Even with the rise of campus COVID-19 cases that moved Cornell to a yellow alert last week, many classes have held in-person prelims that have gathered hundreds of students for exams — marking some of the largest in-person events this spring.
University policy states that professors are allowed to give in-person prelims, regardless of the instruction mode for their course. This means that all students enrolled in courses with in-person exams must take them if they are studying in Ithaca.
One of those classes is Chemistry 2080: General Chemistry II, a popular course for students on the pre-med track. While lectures have been online, discussions and labs are both in-person.
Asher Lal ’24 said though the course is hybrid, she didn’t realize her prelim would be in person until just a week before the exam. It was her first ever in-person prelim both since the beginning of the pandemic and since coming to Cornell.
“I was nervous,” Lal said. “I didn’t know how big the room was, because I’d never been in it before because I was remote last semester.”
The exam required hundreds of students to congregate in Barton Hall. Though the usual University COVID protocols were in place, Lal said that in practice, social distancing was challenging.
“There was definitely space, but side to side, you could tell it wasn’t six feet,” Lal said. “People wore masks but some people took down theirs for water, which was to be expected for a two-hour exam.”
Afm Khan ’24 is also taking Chemistry 2080. Having taken Chemistry 2090 last fall, he was used to chemistry tests that were open book and open note. The new in-person exam format required him to change his study methods and focus on memorizing facts and preparing for application problems.
Despite the change, Khan felt the in-person format to be a better representation of what he had been learning.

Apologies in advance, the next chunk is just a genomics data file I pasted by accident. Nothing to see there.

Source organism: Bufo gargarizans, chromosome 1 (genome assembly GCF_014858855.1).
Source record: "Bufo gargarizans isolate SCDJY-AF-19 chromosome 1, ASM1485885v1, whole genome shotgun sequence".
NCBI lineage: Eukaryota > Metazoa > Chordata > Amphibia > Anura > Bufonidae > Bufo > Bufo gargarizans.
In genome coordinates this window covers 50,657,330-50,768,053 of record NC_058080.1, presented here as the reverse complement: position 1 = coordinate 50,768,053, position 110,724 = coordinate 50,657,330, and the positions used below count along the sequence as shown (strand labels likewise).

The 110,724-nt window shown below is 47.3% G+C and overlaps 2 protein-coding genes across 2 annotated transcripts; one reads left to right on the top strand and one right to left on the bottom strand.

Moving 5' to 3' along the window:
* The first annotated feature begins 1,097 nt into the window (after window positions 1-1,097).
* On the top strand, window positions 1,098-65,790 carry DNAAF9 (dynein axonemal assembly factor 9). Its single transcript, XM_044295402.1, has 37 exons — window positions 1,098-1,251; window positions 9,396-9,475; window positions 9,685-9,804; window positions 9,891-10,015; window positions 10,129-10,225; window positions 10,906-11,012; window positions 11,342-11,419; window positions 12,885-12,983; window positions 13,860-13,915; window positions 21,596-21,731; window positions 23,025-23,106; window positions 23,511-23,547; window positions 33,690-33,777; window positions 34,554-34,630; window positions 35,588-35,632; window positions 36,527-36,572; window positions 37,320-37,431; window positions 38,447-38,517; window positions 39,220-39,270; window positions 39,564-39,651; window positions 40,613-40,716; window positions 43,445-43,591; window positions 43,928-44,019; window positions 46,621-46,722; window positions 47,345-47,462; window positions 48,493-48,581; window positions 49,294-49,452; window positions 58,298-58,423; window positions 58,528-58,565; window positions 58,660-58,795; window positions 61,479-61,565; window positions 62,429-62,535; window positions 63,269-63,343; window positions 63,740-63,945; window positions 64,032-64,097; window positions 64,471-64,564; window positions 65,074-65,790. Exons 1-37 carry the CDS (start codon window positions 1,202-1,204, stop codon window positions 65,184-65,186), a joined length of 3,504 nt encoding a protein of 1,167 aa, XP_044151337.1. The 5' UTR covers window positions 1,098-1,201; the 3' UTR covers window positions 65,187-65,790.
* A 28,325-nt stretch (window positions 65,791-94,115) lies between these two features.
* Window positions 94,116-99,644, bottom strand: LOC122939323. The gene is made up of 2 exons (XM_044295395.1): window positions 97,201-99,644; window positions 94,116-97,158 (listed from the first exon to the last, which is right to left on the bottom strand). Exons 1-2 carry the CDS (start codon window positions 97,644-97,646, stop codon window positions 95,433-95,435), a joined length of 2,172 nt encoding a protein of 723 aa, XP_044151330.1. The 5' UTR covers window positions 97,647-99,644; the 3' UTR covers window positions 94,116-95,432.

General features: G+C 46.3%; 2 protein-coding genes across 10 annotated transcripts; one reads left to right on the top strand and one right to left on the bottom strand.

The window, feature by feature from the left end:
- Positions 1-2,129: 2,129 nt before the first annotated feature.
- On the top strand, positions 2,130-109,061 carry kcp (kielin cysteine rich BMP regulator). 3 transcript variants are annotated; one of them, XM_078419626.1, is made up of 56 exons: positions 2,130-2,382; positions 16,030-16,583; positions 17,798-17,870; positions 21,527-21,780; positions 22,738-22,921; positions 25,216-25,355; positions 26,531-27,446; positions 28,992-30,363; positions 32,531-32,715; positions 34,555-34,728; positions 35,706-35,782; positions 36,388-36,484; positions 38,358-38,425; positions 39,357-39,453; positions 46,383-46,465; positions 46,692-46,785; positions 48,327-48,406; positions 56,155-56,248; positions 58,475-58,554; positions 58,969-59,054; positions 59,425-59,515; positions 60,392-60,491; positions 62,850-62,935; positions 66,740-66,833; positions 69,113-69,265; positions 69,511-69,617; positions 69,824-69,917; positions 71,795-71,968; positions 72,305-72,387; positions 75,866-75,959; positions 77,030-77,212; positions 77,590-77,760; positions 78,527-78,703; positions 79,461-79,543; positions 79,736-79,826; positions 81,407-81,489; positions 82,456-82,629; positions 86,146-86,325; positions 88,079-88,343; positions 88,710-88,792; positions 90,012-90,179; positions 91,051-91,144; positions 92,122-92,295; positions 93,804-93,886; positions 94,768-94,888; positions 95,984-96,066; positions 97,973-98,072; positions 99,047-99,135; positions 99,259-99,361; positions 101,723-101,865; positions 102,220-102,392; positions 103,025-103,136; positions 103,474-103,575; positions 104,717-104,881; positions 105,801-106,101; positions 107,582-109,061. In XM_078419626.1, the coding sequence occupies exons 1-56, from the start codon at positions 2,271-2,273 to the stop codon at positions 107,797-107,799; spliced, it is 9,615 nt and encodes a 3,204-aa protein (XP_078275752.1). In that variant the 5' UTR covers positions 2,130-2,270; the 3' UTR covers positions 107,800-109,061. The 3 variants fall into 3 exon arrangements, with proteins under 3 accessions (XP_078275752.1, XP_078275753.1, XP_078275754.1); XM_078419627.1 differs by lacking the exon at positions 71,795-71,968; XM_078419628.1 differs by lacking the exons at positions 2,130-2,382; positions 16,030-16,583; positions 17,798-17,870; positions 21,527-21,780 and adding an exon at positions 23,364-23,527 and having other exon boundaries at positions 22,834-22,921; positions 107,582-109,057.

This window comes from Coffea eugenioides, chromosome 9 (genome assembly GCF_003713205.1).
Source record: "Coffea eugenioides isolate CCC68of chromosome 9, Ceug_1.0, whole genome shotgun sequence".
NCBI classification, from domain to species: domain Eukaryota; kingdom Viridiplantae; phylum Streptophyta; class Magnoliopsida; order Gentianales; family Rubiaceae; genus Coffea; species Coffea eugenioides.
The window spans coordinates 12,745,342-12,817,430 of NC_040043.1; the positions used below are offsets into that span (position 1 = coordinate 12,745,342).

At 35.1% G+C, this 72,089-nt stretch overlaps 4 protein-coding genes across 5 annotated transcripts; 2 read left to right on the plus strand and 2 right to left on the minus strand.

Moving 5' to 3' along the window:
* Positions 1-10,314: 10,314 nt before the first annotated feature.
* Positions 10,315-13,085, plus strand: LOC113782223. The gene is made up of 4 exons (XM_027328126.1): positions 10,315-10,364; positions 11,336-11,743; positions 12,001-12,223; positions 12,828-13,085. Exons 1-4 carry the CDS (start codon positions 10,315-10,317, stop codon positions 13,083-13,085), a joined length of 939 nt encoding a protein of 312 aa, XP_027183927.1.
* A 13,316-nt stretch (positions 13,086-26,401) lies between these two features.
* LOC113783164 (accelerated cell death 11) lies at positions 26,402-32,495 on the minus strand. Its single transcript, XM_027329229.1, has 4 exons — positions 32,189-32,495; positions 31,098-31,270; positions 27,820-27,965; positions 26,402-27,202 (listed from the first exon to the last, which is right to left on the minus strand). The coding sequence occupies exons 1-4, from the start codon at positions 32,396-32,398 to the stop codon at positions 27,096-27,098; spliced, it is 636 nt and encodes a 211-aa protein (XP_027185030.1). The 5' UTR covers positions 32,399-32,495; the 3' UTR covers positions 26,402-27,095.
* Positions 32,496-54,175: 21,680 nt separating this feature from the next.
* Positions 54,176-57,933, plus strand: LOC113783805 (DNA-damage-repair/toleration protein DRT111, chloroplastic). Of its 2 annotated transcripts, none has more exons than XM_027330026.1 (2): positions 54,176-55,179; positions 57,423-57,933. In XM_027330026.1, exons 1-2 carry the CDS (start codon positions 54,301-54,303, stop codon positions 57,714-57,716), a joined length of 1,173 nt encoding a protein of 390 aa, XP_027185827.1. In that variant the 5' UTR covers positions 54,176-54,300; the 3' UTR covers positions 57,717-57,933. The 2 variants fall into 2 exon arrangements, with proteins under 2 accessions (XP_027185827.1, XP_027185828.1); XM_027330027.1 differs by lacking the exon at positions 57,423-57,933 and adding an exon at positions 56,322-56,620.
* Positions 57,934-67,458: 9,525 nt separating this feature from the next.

Abby Stuart ’24 also said she preferred the in-person format. Her exam was for Hotel Administration 1410: Microeconomics for the Service Industry, a requirement for School of Hotel Administration students. She said that, if given the opportunity, she would have signed up for even more in-person classes to reap the benefits of a physical exam.
“I liked that everything was like on paper,” Stuart said. “Whenever we have to draw, we can just draw on the paper. We could skip a question, or you could leave it to the end and go back to it.”
Marin Silverman ’23 had her exam in Bailey Hall on clipboards instead of on desks. Her class, Animal Science 2210: Principles of Animal Genetics, has online lectures with in-person discussion sections.
Silverman said she was within six feet of other students during the exam, including when she handed in her test and when teaching assistants were answering questions. While she didn’t feel unsafe about the in-person format, she said she felt the University had created a double standard for academic and non-academic gatherings.
“They’re telling us to be socially distanced, outside, fully masked and then they’re like ‘Take your test with 100 plus people,’” Silverman said. “I don’t think that they hold themselves to the same standards when it comes to the way they regulate in-person activities for academics.”